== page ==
McKenzie Straight Rye is a unique pour. Distilled from a mash of 80% Rye and 20% Malted Barley, it is aged three years and non-chill-filtered. Finger Lakes Distilling chose to age the rye in quarter casks. Smaller barrels provide more surface area per volume of whiskey to the wood, which gives it a faster maturation cycle than a standard 53-gallon barrel. The whiskey doesn’t age faster, but it acquires qualities of longer-aged whiskeys.
The Blaum Brothers message of quality and authenticity comes through on this product. The smoked malt adds to the complexity and a full four years in the barrel, not overly common in ryes is evident in the taste. Having tasted this during bourbon heritage month, I feel like I am cheating, but I will try it in a Manhattan as soon as we get to October.
Like the Bourbon, this is just not enough proof to get me excited. It’s especially disappointing knowing first-hand what the 4-5 year old Rye from Wilderness Trail (who contract distills this) can be at cask strength. At 110-115 proof (I’ve tried several batches in that range) they fight far outside of their weight class; at 83 proof this just misses everything. I feel like I can taste the water in the bottle which is a first for me. I appreciate their desire to be more moderately priced but if it sacrifices the overall experience it isn’t worth the savings.
Let me be blunt for a moment – I drank the hell out of this bottle of whiskey. Damn it was good. The aromas on the nose combined to remind me of sought after dusty bottles that are getting harder and harder to find. The flavor, while not quite as magical as a great dusty bottle, was addictive. So addictive in fact that I almost drank my full bottle before saving enough for my review.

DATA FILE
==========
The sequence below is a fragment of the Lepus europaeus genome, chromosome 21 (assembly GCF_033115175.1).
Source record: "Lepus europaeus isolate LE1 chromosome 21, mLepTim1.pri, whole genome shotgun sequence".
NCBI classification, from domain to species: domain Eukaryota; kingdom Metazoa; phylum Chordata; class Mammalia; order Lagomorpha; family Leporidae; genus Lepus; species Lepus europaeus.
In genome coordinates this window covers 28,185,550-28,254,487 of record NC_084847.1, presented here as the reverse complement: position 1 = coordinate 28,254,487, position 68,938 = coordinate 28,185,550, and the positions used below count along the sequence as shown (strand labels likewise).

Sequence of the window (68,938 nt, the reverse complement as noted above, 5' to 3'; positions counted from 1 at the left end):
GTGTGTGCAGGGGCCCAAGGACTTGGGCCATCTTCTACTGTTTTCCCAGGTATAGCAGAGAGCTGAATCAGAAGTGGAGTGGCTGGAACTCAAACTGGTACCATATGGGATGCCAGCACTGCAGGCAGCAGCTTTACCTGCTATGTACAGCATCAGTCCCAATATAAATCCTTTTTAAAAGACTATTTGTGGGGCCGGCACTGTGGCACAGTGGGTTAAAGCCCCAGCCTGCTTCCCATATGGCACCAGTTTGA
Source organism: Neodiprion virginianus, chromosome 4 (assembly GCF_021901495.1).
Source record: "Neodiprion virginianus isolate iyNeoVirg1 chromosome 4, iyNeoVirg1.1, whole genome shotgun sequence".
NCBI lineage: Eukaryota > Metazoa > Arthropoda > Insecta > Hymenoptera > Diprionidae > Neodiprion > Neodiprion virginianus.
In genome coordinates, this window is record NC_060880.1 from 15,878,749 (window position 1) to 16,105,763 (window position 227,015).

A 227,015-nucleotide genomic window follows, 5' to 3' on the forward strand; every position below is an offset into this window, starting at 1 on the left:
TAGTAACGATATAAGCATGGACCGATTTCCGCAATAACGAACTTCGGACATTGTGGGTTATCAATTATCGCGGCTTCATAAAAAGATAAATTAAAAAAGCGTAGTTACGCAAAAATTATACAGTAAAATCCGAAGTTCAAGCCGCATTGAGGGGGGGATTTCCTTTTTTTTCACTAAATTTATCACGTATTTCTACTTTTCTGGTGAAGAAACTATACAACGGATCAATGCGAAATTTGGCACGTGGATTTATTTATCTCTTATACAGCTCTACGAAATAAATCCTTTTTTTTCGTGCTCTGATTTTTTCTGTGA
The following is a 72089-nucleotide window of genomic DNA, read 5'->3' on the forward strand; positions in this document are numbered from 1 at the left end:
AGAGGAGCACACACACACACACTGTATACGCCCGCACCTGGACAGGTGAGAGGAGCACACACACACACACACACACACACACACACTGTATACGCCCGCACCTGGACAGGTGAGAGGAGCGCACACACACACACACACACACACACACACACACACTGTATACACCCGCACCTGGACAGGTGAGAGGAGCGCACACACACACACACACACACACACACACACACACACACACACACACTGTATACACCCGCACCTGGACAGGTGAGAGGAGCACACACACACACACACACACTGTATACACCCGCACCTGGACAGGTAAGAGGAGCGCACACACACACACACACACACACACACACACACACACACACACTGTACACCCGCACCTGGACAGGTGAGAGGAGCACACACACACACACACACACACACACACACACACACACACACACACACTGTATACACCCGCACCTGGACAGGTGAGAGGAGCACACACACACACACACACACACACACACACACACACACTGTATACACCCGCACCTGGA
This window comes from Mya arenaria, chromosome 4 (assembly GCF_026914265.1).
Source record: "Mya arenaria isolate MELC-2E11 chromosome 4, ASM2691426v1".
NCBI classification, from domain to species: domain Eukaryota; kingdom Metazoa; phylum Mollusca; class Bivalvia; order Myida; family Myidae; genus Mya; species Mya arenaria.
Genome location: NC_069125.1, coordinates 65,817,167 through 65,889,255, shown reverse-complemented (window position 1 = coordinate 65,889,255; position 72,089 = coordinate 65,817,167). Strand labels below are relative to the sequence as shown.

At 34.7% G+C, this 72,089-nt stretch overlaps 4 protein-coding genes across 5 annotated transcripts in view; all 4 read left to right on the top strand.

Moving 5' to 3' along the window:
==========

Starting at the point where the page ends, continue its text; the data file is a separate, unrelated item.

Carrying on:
There isn’t a glut of cask strength ryes out there and Riptide is an interesting addition to the category. You aren’t going to confuse it with Thomas H. Handy or Kentucky Owl. It tastes young, because it is. The intent was to showcase the rye flavor, not overwhelm it with oak. I generally find ryes seem to be drinkable at a younger age than bourbons, so I don’t mind this. It’s tasty and lightly oaked and the higher proof lends body. (Funny how I look for the grain flavor in a rye, but never say, “I love how the corn shines through!” about a bourbon.)
In a field of what ended up being six rye whiskies, two stood out above the rest. The ultimate winner was Booker’s Rye, currently an $850 bottle. The consensus runner-up was a 3-year rye from a then-relatively unknown new distillery called “Wilderness Trail,” who had just released their first 4-year rye that same day. I was stunned and couldn’t believe that a $60 3-year craft rye whiskey would excel amidst a group of well-known and established brands, including a couple private picks. I don’t need many fingers to count how many craft distilleries I’ve gotten intrigued about, but this definitely was one of them.
This was my favorite of the three Coppercraft whiskies we reviewed. The nose was quite inviting and there should be no doubt you have a rye whiskey in your glass. I got the impression from that initial nosing that the first sip would be sweeter than it actually was, but when you consider a 95% rye mash bill, with the remaining ingredient being barley, as opposed to corn, the fact that it wasn’t should come as no surprise. That’s not a knock on the palate, but more of a nod to the nose.
The name says it all. This is our biggest, most profound whiskey for the Boss Hog in all of us.– WhistlePig Click to explore our complete library of reviews to help you choose your next perfect bottle.WhistlePig The Boss Hog V: The Spirit of Mauve DISTILLER: Produced by WhistlePig Whiskey but the whiskey was distilled by MGP MASH BILL: MGP 95% Rye Mash, Finished in Calvados Apple Brandy Casks AGE: 13 Years YEAR: 2018 PROOF: Barrel Strength (varies, but my sample was 119 proof) MSRP: $500.00 BUY ONLINE: Wine-Searcher.com SHAWN’S NOTESBRAND NOTESNOSE: Apples | Tobacco | Baking Spices | Italian Herbs TASTE: Maple Syrup | Tobacco …
With this release, I continue to be happy with MGP’s foray into releasing their own brands. None of them will be winning whiskey of the year accolades, but they’re all solid expressions of what MGP has been doing well for decades. (I’m still waiting for that MGP label that blows my mind. I just hope MGP hasn’t been letting their barrel sourcing clients take all of the great barrels resting in their rick houses.)